This Houston hospital is a perfect microcosm of how coronavirus escalates

Now there are three.

He still has not done so.

At the time, ICU nurse Tanna Ingraham even struggled with the disease after getting it from a patient, she believes.

She recovered, but got it again. “It’s like hell and back,” she says of 2020.

Dr.  Joseph Varon
From bad to worse, this hospital is a perfect microcosm of how the disease is escalating – even as vaccines are rolled out across the country.

“The next six weeks will be the darkest weeks in modern American medical history,” Varon says. “We are right at Christmas where people do not listen.”

Cases are exploding all over Texas. The seven-day average of positive cases is at a record high – averaging over 16,000 daily new cases, according to Johns Hopkins University. This average has increased by 15% compared to last week.

Lone Star State rolls

Approximately 40% of Covid-19 patients in the hospital are from other parts of the state recovering from the pandemic.

Walter Cuellar was transferred from West Texas about 800 miles away. He thinks he and his wife picked up the virus at the supermarket. She had mild symptoms. Today he is fine, but when he arrived, he was almost put on a fan.

“Where I live, there are a lot of people where they don’t wear the mask,” he says. “There have been many times that I go to the store with my wife and she and I were the only ones who wore a mask and others had no mask on at all.”

Bri Smith works with foreign exchange students and recently moved to Columbus, approximately 117 miles west of Houston. Wife and mother of three also think she got the virus while shopping.

Dr.  Joseph Varon talks to a patient in the ICU unit during the Thanksgiving holiday.

“It’s the worst thing I’ve ever felt in my life,” Smith says. “The pains and the pain.”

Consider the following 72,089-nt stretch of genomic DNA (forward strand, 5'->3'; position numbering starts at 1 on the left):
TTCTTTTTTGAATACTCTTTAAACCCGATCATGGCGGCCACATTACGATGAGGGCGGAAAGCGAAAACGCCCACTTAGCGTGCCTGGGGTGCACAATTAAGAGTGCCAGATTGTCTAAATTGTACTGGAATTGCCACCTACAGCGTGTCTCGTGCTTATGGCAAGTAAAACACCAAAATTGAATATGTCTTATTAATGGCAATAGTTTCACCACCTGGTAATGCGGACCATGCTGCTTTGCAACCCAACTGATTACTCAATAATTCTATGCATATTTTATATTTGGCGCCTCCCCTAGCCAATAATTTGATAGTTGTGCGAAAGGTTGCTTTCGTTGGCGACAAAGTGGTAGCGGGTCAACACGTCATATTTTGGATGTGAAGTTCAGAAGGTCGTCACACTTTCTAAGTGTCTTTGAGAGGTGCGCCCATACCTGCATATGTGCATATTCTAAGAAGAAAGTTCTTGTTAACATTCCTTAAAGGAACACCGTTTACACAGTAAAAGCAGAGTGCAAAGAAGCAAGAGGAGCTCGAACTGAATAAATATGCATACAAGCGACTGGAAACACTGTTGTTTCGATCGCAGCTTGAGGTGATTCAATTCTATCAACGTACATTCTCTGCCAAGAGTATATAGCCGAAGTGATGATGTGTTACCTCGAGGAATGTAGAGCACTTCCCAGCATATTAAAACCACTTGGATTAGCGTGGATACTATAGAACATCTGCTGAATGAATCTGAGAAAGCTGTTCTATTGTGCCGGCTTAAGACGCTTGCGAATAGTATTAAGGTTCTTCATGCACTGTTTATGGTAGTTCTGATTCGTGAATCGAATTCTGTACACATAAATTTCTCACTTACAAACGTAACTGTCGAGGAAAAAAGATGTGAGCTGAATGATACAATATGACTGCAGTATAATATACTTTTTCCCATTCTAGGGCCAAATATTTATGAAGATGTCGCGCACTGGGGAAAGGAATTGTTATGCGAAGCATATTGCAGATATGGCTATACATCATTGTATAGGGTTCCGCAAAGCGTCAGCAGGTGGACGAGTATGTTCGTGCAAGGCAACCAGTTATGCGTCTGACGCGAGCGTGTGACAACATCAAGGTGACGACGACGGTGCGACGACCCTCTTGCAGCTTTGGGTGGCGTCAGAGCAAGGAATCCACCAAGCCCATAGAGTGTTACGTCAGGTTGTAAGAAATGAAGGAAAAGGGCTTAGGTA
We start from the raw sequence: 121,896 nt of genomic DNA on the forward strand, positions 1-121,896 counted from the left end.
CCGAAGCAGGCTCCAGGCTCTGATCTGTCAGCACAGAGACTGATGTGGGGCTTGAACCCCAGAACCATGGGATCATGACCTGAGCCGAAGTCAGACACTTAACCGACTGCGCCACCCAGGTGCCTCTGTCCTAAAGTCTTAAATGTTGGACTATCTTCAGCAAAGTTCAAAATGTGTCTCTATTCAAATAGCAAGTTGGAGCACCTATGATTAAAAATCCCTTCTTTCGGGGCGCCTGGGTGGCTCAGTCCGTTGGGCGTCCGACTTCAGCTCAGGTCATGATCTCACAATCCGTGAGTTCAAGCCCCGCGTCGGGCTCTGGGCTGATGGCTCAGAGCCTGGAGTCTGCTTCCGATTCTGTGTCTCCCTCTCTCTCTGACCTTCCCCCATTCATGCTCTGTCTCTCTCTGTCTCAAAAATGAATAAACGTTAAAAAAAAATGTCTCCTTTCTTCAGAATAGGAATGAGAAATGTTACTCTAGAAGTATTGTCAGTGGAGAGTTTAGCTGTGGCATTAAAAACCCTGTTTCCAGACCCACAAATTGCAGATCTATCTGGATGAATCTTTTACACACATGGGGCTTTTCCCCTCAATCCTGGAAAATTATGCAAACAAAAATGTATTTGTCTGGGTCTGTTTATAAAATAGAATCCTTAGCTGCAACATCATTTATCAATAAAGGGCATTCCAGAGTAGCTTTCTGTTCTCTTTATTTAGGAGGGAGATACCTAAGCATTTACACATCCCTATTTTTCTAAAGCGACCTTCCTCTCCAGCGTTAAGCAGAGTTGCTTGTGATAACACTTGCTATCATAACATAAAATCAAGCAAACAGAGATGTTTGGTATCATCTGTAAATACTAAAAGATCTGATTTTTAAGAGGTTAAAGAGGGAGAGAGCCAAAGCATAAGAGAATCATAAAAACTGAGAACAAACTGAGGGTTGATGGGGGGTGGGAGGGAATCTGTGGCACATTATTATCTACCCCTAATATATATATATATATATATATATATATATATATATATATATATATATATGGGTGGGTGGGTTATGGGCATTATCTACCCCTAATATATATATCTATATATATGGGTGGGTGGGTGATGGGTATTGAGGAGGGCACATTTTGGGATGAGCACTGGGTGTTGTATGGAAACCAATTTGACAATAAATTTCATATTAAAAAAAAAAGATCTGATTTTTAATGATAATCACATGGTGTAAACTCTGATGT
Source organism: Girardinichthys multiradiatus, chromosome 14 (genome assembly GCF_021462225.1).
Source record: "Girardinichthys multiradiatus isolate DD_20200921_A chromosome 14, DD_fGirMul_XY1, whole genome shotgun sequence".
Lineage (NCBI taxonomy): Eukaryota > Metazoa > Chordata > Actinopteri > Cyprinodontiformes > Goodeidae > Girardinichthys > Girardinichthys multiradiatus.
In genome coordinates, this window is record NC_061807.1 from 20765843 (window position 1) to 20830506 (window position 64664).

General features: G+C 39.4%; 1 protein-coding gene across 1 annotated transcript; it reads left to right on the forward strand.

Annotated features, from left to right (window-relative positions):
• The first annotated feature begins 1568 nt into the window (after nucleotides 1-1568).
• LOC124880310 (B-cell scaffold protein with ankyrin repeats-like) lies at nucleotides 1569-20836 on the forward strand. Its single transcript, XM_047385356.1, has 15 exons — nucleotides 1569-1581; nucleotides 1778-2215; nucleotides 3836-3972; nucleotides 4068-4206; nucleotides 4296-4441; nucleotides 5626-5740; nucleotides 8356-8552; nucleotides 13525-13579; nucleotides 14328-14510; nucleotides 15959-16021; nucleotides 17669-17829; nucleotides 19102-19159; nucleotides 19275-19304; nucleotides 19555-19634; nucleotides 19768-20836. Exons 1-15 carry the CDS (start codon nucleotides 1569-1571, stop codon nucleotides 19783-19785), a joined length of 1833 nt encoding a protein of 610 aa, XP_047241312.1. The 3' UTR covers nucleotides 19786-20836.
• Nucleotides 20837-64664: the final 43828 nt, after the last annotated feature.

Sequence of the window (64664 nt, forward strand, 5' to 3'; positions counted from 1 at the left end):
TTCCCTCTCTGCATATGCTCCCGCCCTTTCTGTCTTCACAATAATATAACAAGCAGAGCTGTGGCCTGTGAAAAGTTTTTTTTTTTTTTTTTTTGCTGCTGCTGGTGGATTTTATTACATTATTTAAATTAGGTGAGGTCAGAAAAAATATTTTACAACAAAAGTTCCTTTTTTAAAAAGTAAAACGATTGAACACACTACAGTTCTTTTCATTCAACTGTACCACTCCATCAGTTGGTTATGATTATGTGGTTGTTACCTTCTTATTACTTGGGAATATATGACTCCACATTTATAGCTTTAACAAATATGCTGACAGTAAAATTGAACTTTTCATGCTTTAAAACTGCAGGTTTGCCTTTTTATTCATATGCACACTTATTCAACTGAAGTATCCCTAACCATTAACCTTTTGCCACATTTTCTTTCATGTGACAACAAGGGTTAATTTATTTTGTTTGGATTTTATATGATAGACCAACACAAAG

Varon says patients are getting sicker now, after waiting longer to seek medical attention.

“Our average patient has spent about 20 days with symptoms before they come to us,” he says. In the last few months, the hospital has used various ways to treat the disease.

Richard Gonzales thought he could challenge it, so he resisted going to the hospital for a week. He works two jobs, has a wife and five children and is not sure how he got the virus.

“I messed up a bit because I got the symptoms when I got it, I should have been in the hospital or ER right away, but I didn’t. I was lying in bed thinking it would go away.”

‘It’s like we’re forgotten’

For Varon and the staff, the frustrations continue.

“Even if I give them holy water, it will be hard for them to get better,” Varon says.

ICU nurse Tanna Ingraham when she was undergoing treatment.

Varon – who has been called a “Covid hunter” and has a license plate that says the same thing – first received the Moderna vaccine on Monday to assure staff and the minority community that the vaccine is safe.

Dr. John Okereke, director of emergency services, was also vaccinated. He is black and says it is crucial for minorities to seek treatment and take the vaccine when it is available.

Okereke says doctors are “ecstatic” about the vaccinations.

“When you watch television, you don’t really know what the doctors are going through,” he says. “You have no idea what we’m going through. Sometimes we’m really scared of getting the disease.”

The vaccines could not come at a better time. Hospital admissions have continued to climb across the state with 10,000 patients from Monday, according to the COVID Tracking Project – a level not seen since July.

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Texas has registered 113,049 new Covid-19 cases over the past seven days, according to Johns Hopkins. This is the second highest state in all behind California.

Ingraham, the nurse, says she is stressed by the ongoing battle against the disease and she has a message about the toll it has inflicted on her and others at the hospital.

“It’s like we do not exist,” she says. “You are aware that we are still here and taking care of these people who are endangering my life, my child’s life, my mother’s life.

“I want to be forgotten, literally.”

CNN’s Haley Brink contributed to this report.